Winning three Grand Tours consecutively was already enough to cement Chris Froome’s place in cycling history. The way in which he won this Giro d’Italia, though, adds an extra dimension to the achievement.
The Kenyan-born British rider bounced back from two early crashes to storm into the lead two days from the end with an 80-kilometre solo attack in the three-week race’s toughest stage.
“I think the manner of the victory is the thing that impresses everybody. That’s the thing that will stay in everybody’s mind. This is going to be such a signature victory of his career,” said Team Sky chief Dave Brailsford as Froome wrapped up the title yesterday to become the first British man to win the Giro.
“The manner that he won this race was absolutely incredible. It’s what bike racing is all about – it’s exciting, it’s spectacular,” Brailsford added. “I’m sure it will define his career over time.”
For a rider who had hitherto been known for his calculating, mechanical style, the attack up a gravel road so far from the finish on Stage 19 was “crazy,” as he himself described it. “It just felt so raw,” Froome said. “This is for me what bike racing is about.”
Froome has now won the Tour de France, Spanish Vuelta and Giro in succession, becoming only the third cyclist to hold all three Grand Tour titles at the same time and the first to achieve the feat since the Vuelta was moved to the end of the season in 1995. Eddy Merckx won four straight between 1972 and 1973 and Bernard Hinault took three in a row in 1982 and 1983.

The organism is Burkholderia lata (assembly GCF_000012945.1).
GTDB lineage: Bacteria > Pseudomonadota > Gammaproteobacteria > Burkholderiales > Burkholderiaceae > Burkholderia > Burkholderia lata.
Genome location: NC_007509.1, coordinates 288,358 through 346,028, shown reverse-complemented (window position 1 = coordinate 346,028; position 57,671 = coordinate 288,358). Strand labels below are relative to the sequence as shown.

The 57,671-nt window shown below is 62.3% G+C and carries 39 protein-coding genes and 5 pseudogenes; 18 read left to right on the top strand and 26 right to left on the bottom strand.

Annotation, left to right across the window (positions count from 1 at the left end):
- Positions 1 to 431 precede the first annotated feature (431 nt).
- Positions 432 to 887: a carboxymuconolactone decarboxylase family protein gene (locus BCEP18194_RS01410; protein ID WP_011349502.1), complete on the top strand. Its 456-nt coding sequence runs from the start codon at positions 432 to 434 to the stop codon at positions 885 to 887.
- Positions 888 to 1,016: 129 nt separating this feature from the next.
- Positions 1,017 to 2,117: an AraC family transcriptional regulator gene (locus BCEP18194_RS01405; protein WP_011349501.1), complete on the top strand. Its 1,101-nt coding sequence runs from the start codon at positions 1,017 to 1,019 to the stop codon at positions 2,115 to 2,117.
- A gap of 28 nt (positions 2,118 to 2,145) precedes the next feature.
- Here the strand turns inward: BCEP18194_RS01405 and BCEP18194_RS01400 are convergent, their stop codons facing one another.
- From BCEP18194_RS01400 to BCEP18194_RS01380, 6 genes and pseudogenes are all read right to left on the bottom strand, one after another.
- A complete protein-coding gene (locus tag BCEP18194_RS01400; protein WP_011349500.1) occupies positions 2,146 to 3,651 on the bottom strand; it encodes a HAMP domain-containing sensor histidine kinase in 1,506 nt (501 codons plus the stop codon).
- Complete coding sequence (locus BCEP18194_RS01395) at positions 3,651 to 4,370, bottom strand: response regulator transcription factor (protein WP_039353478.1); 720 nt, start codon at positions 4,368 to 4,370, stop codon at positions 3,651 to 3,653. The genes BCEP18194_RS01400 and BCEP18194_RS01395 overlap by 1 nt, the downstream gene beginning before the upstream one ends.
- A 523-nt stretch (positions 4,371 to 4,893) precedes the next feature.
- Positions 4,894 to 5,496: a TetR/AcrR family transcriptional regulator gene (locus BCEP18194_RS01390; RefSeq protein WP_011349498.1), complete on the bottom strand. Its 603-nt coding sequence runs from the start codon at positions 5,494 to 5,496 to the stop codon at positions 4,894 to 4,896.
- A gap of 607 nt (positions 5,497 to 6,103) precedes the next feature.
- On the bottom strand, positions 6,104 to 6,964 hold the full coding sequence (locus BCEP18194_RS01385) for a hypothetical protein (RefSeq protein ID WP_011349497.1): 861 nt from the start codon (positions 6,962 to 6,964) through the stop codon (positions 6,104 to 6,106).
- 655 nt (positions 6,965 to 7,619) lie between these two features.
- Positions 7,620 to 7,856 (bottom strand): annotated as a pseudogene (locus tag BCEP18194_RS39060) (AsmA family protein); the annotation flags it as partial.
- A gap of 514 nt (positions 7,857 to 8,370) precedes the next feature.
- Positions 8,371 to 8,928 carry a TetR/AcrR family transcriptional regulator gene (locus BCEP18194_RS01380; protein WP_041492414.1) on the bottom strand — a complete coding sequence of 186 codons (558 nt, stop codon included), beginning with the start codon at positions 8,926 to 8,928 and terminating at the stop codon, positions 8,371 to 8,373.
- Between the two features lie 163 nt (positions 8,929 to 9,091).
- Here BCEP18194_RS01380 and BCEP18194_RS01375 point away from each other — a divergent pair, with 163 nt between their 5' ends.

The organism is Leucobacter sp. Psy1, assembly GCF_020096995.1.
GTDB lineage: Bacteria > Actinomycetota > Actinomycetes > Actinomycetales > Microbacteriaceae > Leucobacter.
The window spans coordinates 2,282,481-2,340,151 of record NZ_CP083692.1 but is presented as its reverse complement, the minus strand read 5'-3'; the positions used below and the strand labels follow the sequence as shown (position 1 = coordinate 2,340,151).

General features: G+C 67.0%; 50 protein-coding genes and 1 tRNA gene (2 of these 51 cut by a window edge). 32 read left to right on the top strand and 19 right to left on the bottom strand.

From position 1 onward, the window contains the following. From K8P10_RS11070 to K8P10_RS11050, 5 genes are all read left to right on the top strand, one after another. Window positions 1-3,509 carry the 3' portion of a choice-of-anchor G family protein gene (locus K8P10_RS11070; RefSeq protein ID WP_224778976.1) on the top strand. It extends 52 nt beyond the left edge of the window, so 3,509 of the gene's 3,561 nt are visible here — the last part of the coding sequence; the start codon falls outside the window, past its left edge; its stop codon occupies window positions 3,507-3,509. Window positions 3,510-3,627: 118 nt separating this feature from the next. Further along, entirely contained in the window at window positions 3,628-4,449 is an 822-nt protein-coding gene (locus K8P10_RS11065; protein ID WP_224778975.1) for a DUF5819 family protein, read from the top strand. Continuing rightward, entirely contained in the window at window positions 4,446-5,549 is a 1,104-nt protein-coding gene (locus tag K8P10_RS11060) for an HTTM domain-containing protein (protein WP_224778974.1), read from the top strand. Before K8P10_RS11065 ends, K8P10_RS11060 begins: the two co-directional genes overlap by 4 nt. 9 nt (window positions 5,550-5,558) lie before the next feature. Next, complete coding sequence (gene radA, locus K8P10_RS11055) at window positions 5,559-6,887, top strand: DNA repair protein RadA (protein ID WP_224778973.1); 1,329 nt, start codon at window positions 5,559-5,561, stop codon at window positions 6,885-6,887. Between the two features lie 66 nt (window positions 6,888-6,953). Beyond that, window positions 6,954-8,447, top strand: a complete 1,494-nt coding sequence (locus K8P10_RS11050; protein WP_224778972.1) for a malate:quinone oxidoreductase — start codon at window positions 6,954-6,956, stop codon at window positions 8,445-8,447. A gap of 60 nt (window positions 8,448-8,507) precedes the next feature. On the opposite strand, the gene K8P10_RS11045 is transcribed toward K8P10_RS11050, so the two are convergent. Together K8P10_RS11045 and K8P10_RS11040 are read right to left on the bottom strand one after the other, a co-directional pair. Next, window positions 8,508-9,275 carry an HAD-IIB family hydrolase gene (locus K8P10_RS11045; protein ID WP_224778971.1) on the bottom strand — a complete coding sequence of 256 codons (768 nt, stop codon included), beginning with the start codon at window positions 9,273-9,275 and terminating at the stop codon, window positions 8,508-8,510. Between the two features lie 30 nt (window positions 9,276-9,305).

“This was always going to be the biggest challenge of my career,” Froome said, alluding to the “unpredictable” nature of the Giro. “But now I’ve done the triple and there’s no greater award for a professional cyclist.”
Froome, the four-time Tour de France champion, had no trouble in maintaining his 46-second lead over defending champion Tom Dumoulin in the mostly ceremonial final stage through historic Rome. He rode a special pink-coloured bike for the final stage, while his Team Sky teammates had pink handlebars.
Afterward, Froome announced that his wife is pregnant and due in August. He dedicated the victory to his daughter-to-be.
Froome arrived at the Giro with big hopes but was not a threat early on after crashing in training before the opening time trial, losing time in a split on stage four, and injuring himself again in a second crash four days later.
But he started to climb back up the standings by winning Stage 14 up Monte Zoncolan – one of the toughest climbs in Europe – then erased more than a three-minute deficit and claimed the pink jersey with his attack on the Colle delle Finestre.
Froome is racing under the cloud of a potential ban after a urine sample he provided at the Vuelta in September showed a concentration of the asthma drug Salbutamol that was twice the permitted level. It remains unclear when the International Cycling Union will rule on the case.
“I had every right to be here and, as I’ve said before, I know I’ve done nothing wrong,” Froome said.
It was Froome’s sixth Grand Tour win overall and he becomes the seventh rider to win all three Grand Tours over their careers.
Irish rider Sam Bennett, pictured, won the final stage, a 115km leg of ten laps around a circuit over the capital’s cobblestones, in a mass sprint alongside the Roman Forum. It was Bennett’s third victory in this year’s race.
Up next for Froome: an attempt at a record-tying fifth Tour title in July.
“That’s my next objective,” he said.